Ludwig Von Mises’ ‘Economic Calculation Problem’

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Ludwig Von Mises’ ‘Economic Calculation Problem’

In: Economics

Prices contain lots of information about 2 key things:

1) How hard it is to make a good or provide a service. If something is hard to make/do, this will increase its price.

2) How much people want a good or service. If people really want something, this will increase its price.

This is important information to have in economy, because economics is all about the question of how we allocate our resources to produce things. We could spend all our time making giant stone monuments, but those things are difficult to make, and people value them less than, for example, food.

In a market economy, which Von Mises supported, this is all worked out by individuals responding to prices in the market. The price of giant stone monuments would be too high for most people to think they were worth buying, so very few would get made.

In a socialist economy, production is instead organized by the state, and there are no real prices. One way to think about it is that the government sets prices. Von Mises argued that the government can never know enough to set prices correctly. Markets are able to aggregate a lot of information about fuzzy stuff like human wants and needs that government agents can’t see or incorporate into their economic models. It would be like trying to drive a car while only looking at a map.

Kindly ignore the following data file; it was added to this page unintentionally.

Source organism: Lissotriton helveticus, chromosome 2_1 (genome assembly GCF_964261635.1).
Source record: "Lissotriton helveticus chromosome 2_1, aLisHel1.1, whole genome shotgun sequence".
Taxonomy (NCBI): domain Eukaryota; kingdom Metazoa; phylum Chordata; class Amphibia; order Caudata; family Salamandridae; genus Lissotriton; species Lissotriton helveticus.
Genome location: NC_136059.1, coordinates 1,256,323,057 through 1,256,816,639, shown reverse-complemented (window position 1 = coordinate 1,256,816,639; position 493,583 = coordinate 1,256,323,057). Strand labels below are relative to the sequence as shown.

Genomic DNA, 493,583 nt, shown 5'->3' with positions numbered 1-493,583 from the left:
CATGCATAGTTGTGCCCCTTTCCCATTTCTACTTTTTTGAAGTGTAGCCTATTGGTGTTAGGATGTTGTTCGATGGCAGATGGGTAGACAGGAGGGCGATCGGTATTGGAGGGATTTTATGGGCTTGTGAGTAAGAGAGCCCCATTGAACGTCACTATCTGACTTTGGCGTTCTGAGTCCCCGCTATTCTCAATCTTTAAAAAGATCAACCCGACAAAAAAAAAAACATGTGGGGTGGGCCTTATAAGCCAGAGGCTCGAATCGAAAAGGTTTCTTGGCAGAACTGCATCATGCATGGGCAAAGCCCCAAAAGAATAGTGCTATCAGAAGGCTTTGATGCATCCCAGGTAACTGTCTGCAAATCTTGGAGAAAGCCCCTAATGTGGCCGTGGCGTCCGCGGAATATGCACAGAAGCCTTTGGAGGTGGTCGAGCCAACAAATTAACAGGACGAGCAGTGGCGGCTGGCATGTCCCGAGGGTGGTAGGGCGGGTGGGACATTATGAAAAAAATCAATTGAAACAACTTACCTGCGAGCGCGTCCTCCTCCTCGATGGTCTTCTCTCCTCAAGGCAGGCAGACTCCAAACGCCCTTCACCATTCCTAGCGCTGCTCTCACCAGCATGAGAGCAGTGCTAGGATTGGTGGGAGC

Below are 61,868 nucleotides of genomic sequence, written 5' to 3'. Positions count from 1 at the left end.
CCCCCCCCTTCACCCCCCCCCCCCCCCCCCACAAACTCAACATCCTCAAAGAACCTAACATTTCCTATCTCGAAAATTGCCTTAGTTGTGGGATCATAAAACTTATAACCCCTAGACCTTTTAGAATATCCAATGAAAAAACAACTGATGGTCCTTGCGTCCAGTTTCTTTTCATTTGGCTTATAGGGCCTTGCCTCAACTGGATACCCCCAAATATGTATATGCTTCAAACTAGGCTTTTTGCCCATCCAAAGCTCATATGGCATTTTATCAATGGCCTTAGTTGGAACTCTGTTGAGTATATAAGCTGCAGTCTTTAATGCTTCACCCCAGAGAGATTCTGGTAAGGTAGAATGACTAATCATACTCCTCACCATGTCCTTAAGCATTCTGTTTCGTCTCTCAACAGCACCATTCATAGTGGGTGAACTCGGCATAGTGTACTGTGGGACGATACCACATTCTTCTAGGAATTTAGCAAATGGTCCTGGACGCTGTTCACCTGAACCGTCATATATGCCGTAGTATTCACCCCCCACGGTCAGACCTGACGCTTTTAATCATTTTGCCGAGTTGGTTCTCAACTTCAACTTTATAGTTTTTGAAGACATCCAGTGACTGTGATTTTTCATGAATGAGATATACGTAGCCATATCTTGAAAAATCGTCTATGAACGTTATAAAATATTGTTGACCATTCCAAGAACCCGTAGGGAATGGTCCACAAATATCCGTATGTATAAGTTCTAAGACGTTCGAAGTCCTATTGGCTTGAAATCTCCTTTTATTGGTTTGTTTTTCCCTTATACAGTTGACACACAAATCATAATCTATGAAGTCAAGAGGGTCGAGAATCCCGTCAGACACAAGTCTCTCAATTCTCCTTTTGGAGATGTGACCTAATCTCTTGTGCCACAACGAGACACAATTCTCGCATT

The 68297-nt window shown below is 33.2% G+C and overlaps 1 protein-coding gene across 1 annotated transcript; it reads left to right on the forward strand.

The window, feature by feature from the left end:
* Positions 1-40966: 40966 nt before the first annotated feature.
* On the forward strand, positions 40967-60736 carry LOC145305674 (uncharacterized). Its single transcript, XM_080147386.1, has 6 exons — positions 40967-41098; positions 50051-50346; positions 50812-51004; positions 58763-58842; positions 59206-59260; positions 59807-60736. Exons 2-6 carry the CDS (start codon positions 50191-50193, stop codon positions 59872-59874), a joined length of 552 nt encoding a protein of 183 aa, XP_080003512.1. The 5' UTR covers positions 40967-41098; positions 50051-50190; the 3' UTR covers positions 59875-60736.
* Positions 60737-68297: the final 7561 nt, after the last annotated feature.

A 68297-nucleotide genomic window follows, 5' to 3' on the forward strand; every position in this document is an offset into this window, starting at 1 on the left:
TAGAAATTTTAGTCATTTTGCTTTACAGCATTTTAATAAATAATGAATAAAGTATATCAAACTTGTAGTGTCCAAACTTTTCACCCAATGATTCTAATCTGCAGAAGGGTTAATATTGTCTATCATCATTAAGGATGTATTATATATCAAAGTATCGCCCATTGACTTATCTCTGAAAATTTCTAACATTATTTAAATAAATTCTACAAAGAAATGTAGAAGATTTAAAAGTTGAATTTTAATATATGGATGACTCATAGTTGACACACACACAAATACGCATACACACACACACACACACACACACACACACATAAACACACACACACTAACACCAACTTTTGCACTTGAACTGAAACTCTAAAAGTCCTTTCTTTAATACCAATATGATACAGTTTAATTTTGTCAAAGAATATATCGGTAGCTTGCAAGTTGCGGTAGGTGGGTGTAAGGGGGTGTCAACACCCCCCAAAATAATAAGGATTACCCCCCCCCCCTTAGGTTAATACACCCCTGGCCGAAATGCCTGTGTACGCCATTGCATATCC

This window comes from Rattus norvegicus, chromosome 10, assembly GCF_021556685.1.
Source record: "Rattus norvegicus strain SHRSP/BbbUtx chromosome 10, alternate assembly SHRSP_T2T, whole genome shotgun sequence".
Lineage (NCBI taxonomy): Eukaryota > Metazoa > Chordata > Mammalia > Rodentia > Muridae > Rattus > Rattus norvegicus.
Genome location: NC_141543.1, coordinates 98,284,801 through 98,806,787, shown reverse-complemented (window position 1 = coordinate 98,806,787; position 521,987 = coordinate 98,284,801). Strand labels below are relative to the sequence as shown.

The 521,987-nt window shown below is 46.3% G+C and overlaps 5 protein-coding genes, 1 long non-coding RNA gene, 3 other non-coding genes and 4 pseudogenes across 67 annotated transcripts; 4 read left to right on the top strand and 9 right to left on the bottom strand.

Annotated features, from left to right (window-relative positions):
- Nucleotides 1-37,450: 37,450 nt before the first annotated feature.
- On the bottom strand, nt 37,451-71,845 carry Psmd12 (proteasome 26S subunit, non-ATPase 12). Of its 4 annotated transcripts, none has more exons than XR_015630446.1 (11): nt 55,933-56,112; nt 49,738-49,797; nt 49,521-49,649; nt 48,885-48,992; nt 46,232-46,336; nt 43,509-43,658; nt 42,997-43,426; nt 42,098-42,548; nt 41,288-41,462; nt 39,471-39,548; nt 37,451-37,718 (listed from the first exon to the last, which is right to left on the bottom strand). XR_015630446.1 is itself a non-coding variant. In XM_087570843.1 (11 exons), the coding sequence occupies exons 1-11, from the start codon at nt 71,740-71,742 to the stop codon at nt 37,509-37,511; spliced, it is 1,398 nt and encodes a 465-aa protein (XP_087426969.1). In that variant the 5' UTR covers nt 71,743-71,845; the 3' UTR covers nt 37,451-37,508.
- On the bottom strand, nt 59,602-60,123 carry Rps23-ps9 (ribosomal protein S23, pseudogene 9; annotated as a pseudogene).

There are some criticism of Von Mises’ idea – markets are not always perfect, and there’s no particular reason why all the information gathering and “calculation” currently done in markets could not be done in bureaucracies instead. However, history has largely borne him out, showing that full-on socialist economies often miss big on very basic stuff. Both the USSR and China suffered catastrophic famines when the government forced workers to farm less and work more in industrialized sectors. This was either a gross miscalculation or a misalignment of incentives between the governments (who like industrialization) and the people (who like eating).